Living on benefits is never easy. Planning your life around the schedule of your benefit payments is inconvenient at the best of the times. Often it’s completely impossible.
It’s a fact of life that, inevitably, we all meet with unexpected expenses from time to time. If this happens in-between your benefit payments things can get a little too close for comfort.
One of the most effective ways to fashion yourself some breathing room is by taking out a short term loan. However, there are a number of things to consider first.
You will find it practically impossible, especially in today’s financial climate, to get a loan from a major bank. If you are considering getting a loan whilst on benefits then, unfortunately, you will have forget about the interest rates you have seen advertised on the high street.
The lenders you are more likely to secure a loan from operate in what is known as the “sub-prime” market. Whilst you may be used to hearing of interest rates between around 10%-20%, the typical APR on a loan form a sub-prime lender will be somewhere from 500%-4,000%. Some are in the tens of thousands.
For this reason it is best to borrow on small amounts for very small periods of time, otherwise the amount owed will rise rapidly and you may risk defaulting your repayments. This will impact on your credit rating.
Loan Amounts and Guarantors
If you are unemployed the absolute largest amount you are likely to secure a loan for is £3,000, however, only very few lenders offer this much to people who are on social security. Their interest rates are very high and their collection policies are inflexible, meaning if you are unable to keep up with repayments, which realistically, considering the APR, is likely, you’ll be facing all sorts of trouble. Event then, these lenders will only lend an amount such as £3,000 if you have a guarantor.
A guarantor is somebody who is willing to make your repayments for you should you fail to do so. It can be anybody but it is normally a close friend or family member. Being a guarantor is a big commitment as they are making themselves legally liable to pay off the loan if you can’t and as such guarantor loans need to be thought about carefully.
Furthermore, they will need to have a job with a decent income and a good credit history, as they will be credit checked by the lender. This means they can’t have received a CCJ or defaulted a payment in the last six years, or be on an IVA or be bankrupt.
If you are lucky enough to have someone willing to stand as a guarantor for you, it’s worth figuring out between you if it would not be wiser for the guarantor to get a loan in their name and then lend to you as a friend. This is also a big commitment but may ultimately be cheaper and there are typically more lenders for people with good credit then there are guarantor loan lenders.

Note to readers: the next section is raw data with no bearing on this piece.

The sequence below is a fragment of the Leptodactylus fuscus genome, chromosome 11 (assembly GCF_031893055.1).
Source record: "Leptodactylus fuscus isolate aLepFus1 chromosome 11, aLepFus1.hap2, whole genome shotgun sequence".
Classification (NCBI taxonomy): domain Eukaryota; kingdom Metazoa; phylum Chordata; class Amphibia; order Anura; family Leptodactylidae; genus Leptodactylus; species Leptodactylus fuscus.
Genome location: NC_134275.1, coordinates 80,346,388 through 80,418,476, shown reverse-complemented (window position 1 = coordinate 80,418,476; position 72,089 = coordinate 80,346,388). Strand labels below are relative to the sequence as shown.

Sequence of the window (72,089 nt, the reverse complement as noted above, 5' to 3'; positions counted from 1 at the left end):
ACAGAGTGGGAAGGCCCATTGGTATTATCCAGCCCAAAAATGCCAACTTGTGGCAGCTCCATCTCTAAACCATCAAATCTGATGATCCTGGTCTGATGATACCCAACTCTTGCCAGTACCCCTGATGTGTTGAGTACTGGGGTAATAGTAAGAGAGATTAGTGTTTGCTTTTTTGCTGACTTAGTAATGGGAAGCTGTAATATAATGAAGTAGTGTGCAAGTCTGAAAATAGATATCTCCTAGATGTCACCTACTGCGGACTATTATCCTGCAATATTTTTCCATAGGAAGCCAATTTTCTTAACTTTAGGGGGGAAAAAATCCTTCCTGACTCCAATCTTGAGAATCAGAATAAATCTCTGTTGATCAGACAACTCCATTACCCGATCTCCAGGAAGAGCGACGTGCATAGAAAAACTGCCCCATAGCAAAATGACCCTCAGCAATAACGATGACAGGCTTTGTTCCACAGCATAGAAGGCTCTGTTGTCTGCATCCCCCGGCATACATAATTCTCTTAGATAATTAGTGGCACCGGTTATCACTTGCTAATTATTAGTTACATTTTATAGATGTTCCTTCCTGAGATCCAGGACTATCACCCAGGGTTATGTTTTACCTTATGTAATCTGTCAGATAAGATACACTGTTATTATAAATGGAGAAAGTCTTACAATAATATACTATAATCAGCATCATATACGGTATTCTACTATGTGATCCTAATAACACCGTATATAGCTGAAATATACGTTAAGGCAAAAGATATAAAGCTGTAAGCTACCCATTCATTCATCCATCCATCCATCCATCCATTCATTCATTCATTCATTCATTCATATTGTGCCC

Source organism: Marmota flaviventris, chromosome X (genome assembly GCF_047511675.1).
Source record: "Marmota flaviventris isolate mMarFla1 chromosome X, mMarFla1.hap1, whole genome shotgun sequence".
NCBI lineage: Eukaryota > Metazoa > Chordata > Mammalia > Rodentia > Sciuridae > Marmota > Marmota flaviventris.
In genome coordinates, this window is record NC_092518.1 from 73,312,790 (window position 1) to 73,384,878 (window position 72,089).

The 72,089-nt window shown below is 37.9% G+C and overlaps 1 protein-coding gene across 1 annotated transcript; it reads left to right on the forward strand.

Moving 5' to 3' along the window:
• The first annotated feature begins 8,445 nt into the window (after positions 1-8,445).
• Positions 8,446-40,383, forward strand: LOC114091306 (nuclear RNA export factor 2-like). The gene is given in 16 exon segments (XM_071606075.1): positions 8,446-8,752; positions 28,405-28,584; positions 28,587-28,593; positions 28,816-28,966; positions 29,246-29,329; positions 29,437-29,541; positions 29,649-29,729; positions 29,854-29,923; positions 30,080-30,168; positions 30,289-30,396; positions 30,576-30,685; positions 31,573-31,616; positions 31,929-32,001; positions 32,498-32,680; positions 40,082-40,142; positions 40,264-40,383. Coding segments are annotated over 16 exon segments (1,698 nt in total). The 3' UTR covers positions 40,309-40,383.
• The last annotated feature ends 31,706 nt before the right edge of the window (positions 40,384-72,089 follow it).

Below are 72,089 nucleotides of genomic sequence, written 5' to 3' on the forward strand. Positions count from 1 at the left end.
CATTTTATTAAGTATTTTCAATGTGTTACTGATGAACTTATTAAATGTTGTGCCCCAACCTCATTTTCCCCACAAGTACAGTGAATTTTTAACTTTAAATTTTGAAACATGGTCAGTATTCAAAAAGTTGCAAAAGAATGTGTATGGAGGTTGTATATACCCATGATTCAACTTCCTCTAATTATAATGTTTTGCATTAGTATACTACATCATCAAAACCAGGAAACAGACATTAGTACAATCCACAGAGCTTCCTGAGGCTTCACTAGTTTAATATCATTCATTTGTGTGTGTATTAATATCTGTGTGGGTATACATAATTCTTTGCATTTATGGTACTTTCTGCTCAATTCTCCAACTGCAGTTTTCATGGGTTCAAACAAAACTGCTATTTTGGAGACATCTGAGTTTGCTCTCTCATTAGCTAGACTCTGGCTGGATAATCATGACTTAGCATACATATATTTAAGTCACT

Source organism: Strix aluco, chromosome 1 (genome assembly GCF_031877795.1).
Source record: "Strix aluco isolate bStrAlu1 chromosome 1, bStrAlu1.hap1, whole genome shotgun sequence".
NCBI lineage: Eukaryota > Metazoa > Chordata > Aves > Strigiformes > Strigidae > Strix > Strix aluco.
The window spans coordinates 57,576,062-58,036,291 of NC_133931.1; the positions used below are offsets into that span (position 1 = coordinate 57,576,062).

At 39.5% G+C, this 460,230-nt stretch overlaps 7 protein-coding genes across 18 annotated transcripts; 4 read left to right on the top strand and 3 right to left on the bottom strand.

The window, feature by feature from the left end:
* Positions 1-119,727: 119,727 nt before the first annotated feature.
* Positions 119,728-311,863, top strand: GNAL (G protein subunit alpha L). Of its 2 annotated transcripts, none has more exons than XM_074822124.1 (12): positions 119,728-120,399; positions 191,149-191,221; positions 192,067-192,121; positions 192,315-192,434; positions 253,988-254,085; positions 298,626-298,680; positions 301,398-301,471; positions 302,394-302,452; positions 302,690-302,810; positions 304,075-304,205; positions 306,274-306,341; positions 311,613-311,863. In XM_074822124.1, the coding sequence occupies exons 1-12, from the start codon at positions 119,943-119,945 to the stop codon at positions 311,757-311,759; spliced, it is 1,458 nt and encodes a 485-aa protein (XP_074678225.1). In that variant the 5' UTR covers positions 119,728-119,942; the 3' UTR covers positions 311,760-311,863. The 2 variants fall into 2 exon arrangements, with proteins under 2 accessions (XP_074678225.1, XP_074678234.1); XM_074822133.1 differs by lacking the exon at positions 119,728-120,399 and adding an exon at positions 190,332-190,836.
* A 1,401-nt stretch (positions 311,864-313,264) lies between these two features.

For one thing, with their good credit history and income, they should be able to go to a high street lender and get a loan with a considerably lower APR. Secondly, high street lenders can be easier to negotiate with if you run into any troubles and so will your friend/relative.
If you don’t have a guarantor, which most people don’t, you’ll find it hard to get more than £1,000.
Credit Checks and Credit History
Your credit history is also going to be a factor. If you receive a County Court Judgement (a court order to pay an outstanding bill or debt) or receive a default notice (a letter from a company which comes after a final warning to tell you that you’ve defaulted, or failed, to pay outstanding monies) both of these will stay on your credit history for up to six years, limiting the amount you can borrow and the types of lender you can approach.
There are a number of websites that you can go to in order to find out exactly what your credit score is and what is on your credit history. You normally have to pay for this service, however, it is worth doing. Many people who have received default notices don’t know about it, often losing the actual notice itself amongst other bills and documents.
Some short term lenders may not credit check you at all, but be honest with yourself. Will you actually make repayments on time? If not, don’t get the loan. These same short term loans are generally loaded with lots of extra fees and charges for failed and late payments. This is on top of the interest so be sure you can pay on time.
A secured loan is where you, the borrower, have to provide collateral to the lender as a kind of deposit for the loan. One particularly common form of secured loan offered to people on benefits or with poor credit are loans secured against cars. This is good news if you have a car or some other form of capital, as it opens up the option of secured loans to you.
However, if you fail to keep up repayments you will lose your car. Losing capital is the last thing you need when you’re already in a tight spot, therefore you have to asses the risk you are taking very carefully.
In other instances you may be asked by a lender to pawn some of your possessions in order to get access to a loan. This is similar but less risky as you know where you stand and, generally, the possessions will be worth less than a car. Again the interest rates are very high, so there’s no point sacrificing your possessions if you can’t afford the repayments anyway. You’d be better of selling them for cash. The amount raised would be smaller but at least you’d avoid accruing interest or harming your credit rating.